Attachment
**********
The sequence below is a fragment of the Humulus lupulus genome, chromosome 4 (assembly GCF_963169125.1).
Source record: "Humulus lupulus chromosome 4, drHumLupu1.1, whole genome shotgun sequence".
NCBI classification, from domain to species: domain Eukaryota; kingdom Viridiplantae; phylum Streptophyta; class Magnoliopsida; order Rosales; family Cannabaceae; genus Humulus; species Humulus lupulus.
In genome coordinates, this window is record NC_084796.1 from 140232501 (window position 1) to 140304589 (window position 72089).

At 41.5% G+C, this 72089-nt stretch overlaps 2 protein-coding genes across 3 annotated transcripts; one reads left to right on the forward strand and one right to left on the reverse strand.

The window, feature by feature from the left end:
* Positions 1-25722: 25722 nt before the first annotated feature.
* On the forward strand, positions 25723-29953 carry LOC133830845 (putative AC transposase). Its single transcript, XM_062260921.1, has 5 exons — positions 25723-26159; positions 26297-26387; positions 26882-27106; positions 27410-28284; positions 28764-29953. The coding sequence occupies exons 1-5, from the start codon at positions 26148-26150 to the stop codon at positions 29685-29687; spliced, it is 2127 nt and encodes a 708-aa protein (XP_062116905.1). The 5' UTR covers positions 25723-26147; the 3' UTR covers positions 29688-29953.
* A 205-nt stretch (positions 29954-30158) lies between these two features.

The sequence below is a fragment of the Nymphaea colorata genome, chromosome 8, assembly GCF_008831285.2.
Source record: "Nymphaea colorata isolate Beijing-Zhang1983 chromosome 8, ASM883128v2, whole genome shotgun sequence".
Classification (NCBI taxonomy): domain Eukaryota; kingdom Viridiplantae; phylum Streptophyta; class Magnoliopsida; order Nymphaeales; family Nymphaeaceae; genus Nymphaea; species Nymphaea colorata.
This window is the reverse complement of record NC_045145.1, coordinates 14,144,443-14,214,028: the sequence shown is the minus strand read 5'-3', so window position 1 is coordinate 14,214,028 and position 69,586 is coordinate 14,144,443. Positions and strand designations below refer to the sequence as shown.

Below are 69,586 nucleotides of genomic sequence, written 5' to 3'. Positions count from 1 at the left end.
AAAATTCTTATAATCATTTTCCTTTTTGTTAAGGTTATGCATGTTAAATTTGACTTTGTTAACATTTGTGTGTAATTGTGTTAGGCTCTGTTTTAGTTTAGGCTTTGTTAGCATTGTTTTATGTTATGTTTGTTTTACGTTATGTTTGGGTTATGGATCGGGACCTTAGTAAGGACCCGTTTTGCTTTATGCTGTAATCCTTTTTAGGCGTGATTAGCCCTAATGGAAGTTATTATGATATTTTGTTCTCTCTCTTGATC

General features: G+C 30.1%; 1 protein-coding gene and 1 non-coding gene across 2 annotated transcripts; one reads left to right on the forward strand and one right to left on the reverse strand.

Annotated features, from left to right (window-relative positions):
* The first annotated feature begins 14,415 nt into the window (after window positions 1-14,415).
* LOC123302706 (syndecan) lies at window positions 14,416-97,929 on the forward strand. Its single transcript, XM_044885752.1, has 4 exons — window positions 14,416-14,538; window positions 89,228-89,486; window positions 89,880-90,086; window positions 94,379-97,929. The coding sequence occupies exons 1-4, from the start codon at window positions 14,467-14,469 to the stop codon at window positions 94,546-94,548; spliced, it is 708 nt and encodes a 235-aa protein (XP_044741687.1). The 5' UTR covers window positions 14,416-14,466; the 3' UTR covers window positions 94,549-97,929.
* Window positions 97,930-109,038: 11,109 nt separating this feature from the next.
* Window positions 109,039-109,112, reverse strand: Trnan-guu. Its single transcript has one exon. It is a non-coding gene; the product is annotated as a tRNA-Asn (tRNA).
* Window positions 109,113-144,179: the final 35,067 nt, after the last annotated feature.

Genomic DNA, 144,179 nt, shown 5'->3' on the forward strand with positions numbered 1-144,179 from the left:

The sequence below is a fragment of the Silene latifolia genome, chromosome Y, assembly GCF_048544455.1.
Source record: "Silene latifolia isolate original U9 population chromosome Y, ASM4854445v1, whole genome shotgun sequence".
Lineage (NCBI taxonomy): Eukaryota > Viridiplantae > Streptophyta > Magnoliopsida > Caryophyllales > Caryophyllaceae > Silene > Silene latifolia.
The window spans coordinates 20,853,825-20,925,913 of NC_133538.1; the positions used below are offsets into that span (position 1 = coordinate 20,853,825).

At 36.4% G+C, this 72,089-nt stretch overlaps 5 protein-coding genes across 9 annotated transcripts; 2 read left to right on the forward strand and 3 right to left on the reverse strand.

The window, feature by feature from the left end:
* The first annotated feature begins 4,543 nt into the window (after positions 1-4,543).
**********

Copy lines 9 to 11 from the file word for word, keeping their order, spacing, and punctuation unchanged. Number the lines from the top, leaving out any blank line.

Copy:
* A 205-nt stretch (positions 29954-30158) lies between these two features.

The sequence below is a fragment of the Nymphaea colorata genome, chromosome 8, assembly GCF_008831285.2.
Source record: "Nymphaea colorata isolate Beijing-Zhang1983 chromosome 8, ASM883128v2, whole genome shotgun sequence".